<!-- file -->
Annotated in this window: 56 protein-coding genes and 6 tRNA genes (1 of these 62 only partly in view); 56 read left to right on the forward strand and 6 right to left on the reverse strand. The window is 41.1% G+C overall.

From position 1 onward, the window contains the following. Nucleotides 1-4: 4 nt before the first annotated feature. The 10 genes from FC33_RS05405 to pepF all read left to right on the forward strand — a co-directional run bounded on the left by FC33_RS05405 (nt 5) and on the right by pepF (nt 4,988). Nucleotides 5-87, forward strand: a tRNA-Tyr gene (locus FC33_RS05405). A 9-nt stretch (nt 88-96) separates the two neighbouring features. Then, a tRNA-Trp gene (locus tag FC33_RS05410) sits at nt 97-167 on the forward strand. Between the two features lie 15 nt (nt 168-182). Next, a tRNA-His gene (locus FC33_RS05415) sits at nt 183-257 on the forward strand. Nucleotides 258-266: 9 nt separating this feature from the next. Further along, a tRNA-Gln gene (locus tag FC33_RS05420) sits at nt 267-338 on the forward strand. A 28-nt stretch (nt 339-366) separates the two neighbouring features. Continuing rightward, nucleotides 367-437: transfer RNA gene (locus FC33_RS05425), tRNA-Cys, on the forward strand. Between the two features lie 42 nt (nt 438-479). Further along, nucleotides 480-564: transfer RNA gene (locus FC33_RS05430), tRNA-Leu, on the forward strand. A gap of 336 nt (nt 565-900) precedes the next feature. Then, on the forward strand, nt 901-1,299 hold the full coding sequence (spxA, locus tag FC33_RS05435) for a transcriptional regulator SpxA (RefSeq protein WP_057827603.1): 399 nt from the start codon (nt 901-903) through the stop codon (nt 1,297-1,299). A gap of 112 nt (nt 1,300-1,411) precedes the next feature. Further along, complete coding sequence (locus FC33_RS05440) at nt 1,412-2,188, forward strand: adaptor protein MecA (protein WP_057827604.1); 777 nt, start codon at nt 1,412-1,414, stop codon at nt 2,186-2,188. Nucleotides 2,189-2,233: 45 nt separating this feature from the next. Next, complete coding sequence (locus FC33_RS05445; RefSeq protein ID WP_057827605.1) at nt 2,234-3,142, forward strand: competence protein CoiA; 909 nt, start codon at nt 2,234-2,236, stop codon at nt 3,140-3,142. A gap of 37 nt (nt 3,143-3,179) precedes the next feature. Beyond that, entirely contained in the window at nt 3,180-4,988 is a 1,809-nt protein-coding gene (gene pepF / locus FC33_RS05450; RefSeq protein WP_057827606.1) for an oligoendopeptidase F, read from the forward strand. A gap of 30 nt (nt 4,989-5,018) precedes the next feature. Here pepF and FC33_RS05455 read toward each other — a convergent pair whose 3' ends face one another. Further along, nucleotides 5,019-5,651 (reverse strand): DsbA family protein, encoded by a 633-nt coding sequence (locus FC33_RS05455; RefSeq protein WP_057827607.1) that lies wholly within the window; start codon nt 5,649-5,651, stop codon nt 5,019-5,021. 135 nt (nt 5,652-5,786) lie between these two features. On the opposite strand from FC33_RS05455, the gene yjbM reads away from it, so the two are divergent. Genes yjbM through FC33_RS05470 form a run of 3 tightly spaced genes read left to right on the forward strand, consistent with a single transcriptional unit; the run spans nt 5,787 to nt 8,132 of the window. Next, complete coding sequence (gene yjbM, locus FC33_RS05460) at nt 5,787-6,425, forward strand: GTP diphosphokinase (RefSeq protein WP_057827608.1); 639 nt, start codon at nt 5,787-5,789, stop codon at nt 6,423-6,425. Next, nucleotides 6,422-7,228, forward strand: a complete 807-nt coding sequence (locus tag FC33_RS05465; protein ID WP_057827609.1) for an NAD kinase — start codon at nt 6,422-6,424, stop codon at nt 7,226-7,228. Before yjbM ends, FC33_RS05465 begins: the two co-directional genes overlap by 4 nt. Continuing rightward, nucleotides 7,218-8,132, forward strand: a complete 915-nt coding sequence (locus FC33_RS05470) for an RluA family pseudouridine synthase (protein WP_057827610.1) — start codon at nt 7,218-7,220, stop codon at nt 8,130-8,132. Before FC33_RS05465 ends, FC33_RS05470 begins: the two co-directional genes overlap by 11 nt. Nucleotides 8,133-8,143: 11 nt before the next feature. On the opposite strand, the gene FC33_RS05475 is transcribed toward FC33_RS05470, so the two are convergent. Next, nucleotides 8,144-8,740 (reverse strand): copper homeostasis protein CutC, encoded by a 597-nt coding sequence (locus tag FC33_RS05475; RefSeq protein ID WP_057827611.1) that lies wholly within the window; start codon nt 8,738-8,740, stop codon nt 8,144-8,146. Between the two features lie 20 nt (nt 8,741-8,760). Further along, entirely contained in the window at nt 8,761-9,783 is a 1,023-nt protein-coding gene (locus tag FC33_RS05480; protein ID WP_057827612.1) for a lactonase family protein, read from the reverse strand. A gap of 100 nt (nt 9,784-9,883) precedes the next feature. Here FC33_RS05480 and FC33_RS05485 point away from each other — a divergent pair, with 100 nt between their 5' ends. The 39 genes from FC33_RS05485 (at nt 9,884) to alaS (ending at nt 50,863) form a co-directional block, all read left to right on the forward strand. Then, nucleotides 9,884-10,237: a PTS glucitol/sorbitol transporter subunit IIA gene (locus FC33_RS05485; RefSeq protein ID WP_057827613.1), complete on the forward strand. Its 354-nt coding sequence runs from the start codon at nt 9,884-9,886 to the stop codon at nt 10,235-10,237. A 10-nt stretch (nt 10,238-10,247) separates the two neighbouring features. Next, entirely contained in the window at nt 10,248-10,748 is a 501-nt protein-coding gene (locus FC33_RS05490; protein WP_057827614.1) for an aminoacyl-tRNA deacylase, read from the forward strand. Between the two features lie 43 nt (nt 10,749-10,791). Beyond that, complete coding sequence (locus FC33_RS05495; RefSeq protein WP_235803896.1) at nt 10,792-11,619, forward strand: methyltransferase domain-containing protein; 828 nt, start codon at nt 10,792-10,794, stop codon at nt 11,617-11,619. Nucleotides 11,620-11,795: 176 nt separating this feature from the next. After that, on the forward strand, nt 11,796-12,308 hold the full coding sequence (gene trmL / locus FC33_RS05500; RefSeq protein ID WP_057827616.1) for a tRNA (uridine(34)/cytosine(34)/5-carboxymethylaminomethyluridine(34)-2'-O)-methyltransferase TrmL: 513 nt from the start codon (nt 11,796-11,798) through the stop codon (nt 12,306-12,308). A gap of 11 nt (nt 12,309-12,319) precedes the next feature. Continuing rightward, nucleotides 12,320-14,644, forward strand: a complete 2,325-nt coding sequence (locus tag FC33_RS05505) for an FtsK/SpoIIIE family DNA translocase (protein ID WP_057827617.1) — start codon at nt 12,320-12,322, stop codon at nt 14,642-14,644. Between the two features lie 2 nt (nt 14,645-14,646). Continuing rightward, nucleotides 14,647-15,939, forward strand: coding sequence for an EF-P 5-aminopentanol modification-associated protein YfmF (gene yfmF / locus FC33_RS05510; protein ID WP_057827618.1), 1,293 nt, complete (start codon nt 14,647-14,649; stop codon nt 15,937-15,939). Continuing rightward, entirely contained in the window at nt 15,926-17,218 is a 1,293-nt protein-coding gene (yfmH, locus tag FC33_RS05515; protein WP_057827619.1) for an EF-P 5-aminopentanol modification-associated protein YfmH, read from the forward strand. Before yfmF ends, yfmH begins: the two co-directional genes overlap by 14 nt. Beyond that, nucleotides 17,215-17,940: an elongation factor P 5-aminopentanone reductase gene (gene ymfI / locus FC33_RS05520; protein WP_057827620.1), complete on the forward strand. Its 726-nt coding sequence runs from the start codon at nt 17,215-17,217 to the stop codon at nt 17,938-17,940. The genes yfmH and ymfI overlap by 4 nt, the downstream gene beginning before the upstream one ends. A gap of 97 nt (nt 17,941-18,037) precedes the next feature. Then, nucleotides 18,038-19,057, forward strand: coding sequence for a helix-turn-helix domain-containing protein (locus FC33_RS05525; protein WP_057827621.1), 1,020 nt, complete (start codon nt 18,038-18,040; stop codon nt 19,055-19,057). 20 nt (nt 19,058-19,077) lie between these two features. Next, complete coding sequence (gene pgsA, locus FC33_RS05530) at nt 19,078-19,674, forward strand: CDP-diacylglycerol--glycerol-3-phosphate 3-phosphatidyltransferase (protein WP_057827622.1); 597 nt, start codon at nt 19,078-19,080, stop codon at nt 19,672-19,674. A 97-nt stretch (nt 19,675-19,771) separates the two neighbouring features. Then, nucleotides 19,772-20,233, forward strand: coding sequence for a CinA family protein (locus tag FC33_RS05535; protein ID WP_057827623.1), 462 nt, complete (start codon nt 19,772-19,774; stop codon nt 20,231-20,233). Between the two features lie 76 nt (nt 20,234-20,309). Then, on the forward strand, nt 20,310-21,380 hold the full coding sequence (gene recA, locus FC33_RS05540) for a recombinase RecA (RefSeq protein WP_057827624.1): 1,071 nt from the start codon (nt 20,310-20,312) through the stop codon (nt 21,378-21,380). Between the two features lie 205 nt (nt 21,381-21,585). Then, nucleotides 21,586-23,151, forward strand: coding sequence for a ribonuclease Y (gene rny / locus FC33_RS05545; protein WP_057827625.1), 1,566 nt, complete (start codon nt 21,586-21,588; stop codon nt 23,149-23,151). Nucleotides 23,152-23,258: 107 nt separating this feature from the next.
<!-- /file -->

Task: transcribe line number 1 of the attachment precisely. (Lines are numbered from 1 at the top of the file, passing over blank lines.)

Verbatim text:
Annotated in this window: 56 protein-coding genes and 6 tRNA genes (1 of these 62 only partly in view); 56 read left to right on the forward strand and 6 right to left on the reverse strand. The window is 41.1% G+C overall.